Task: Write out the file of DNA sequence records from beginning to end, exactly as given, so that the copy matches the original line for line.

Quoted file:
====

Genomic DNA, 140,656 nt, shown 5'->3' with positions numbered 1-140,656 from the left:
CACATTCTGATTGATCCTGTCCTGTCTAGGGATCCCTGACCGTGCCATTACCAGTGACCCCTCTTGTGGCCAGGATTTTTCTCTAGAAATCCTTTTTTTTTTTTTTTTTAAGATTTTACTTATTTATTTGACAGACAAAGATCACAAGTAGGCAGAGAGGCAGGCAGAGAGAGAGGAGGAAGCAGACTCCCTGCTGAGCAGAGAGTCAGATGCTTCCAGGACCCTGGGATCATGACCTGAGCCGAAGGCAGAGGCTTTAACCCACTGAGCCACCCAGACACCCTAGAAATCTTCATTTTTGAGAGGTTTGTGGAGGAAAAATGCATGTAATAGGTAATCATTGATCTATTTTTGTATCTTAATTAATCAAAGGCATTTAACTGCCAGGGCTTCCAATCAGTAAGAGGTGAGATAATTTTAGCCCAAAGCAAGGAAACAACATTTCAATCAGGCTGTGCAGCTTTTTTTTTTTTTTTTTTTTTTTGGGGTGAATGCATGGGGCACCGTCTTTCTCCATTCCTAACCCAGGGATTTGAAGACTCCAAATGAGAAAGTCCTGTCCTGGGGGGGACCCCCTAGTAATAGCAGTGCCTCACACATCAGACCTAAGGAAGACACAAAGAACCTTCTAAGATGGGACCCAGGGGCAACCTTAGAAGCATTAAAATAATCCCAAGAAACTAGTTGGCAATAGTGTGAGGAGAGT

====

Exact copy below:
Genomic DNA, 140,656 nt, shown 5'->3' with positions numbered 1-140,656 from the left:
CACATTCTGATTGATCCTGTCCTGTCTAGGGATCCCTGACCGTGCCATTACCAGTGACCCCTCTTGTGGCCAGGATTTTTCTCTAGAAATCCTTTTTTTTTTTTTTTTTAAGATTTTACTTATTTATTTGACAGACAAAGATCACAAGTAGGCAGAGAGGCAGGCAGAGAGAGAGGAGGAAGCAGACTCCCTGCTGAGCAGAGAGTCAGATGCTTCCAGGACCCTGGGATCATGACCTGAGCCGAAGGCAGAGGCTTTAACCCACTGAGCCACCCAGACACCCTAGAAATCTTCATTTTTGAGAGGTTTGTGGAGGAAAAATGCATGTAATAGGTAATCATTGATCTATTTTTGTATCTTAATTAATCAAAGGCATTTAACTGCCAGGGCTTCCAATCAGTAAGAGGTGAGATAATTTTAGCCCAAAGCAAGGAAACAACATTTCAATCAGGCTGTGCAGCTTTTTTTTTTTTTTTTTTTTTTTGGGGTGAATGCATGGGGCACCGTCTTTCTCCATTCCTAACCCAGGGATTTGAAGACTCCAAATGAGAAAGTCCTGTCCTGGGGGGGACCCCCTAGTAATAGCAGTGCCTCACACATCAGACCTAAGGAAGACACAAAGAACCTTCTAAGATGGGACCCAGGGGCAACCTTAGAAGCATTAAAATAATCCCAAGAAACTAGTTGGCAATAGTGTGAGGAGAGT